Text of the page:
The chief minister and the government are implementing the police policy of the Left Democratic Front. It does not approve of custodial violence. That is why the chief minister made it clear that the government will not protect the guilty.
Don’t you think the DGP has a responsibility in ensuring discipline and decorum in the force?
The DGP might be performing his duties in a formal and conventional manner; that is passing on administrative instructions to the lower rungs. He should be willing to closely monitor the force and take a more proactive role.
The Opposition alleges that the police in Idukki are acting according to the whims and fancies of Power Minister M M Mani…
He has to introspect whether it was proper to justify the police after the chief minister condemned their actions in the Assembly. At the same time, I have seen him criticising the police.
Didn’t his controversial remarks on the issue cause embarrassment to the government once again?
He is someone who is candid with remarks. His language is one used by the common man and not the scholarly or refined. It is up to him to look into such criticisms.
The CPI had opposed the proposal to arm police commissioners of Kochi and Thiruvananthapuram with magisterial powers. Has the government shelved that plan?
The CPI has conveyed its strong disapproval of the move to the chief minister and the CPM state leadership. The Home Department cannot take an arbitrary decision. The matter should be discussed in the LDF. The common criteria for conferring magisterial powers on the city police commissioners are not applicable to Kochi and Thiruvananthapuram. The law and order situation in Kerala is far better as compared to other states. Whether we are in power or not, we see police as a tool in the hands of the ruling dispensation. The move to expand the police’s powers beyond those explicitly established is against the Left’s declared stance.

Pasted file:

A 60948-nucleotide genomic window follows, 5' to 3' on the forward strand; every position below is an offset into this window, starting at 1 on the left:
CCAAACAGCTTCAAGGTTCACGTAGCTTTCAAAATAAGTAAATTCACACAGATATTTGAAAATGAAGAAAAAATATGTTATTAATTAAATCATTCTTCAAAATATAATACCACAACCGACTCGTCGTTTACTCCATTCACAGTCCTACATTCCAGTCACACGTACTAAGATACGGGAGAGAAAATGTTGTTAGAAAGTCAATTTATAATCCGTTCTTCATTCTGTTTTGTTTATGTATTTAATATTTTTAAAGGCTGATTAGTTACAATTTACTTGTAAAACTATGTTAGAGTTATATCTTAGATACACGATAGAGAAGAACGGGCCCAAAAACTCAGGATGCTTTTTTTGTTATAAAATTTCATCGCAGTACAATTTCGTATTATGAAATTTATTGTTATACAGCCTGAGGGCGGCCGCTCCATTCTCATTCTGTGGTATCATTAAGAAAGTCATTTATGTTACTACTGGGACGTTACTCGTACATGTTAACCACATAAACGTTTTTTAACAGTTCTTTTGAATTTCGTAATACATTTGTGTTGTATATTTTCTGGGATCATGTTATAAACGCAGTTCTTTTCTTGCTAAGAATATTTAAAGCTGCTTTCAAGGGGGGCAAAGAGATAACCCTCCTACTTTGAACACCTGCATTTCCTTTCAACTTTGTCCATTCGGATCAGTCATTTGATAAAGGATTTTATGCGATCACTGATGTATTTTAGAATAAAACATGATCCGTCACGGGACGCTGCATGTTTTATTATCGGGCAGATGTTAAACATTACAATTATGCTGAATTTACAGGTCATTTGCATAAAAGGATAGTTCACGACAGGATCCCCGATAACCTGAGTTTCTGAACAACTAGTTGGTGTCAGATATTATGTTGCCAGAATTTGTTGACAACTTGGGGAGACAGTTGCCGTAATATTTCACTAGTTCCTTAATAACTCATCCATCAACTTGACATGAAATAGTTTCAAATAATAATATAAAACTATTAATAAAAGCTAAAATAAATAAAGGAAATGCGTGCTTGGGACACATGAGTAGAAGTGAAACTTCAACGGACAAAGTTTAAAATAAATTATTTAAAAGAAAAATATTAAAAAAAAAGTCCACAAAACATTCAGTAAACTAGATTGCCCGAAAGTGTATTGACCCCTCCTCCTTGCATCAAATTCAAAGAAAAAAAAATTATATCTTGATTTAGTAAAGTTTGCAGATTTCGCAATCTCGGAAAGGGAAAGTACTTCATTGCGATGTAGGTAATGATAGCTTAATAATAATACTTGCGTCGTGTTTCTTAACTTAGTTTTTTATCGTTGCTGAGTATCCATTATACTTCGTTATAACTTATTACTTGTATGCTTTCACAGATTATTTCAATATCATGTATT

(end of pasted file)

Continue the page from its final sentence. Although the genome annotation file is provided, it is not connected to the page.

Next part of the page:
Do you believe it is his advisors who influence the chief minister to deviate from Left policies?
Advisors and bureaucrats can be power hungry, but the political leadership should not entertain that. That is why we raised criticism when the government used the Unlawful Activities Prevention Act (UAPA) against artists and activists.
While accepting the chief whip post, your party had announced that certain regulations would be brought in. When there is a minister for parliamentary affairs, does this post hold any relevance?
Since the post is of Cabinet rank, the Chief Whip is entitled to benefits afforded to a minister. However, the number of personal staff will be limited to 13 or 14. The party has decided against demanding official residence for the Chief Whip. We are looking to avoid controversies and confrontations at any cost. The role and responsibilities of the parliamentary affairs minister and the chief whip need to be sorted out.
Once known as a corrective force within the LDF, you have seemingly adopted a soft approach towards the CPM and the government…
It is the media who labelled me a ‘corrective force’. I have pointed it out whenever Left policies are violated or there’s a deviation from the LDF’s declared stance. The media often portray it as a fight between the CPM and the CPI. I don’t wake up every morning thinking about criticising the CPM. We have to stick together as mutual support is imperative in the current scenario.
What is your reaction to C Divakaran’s comment that there is a dearth of quality leaders in communist parties and that the present leaders lack mass appeal?
I don't think Divakaran made those remarks after careful thought. Leader with mass appeal is an outdated concept. Politicians need to evolve to meet the demands of changing times and societal dynamics.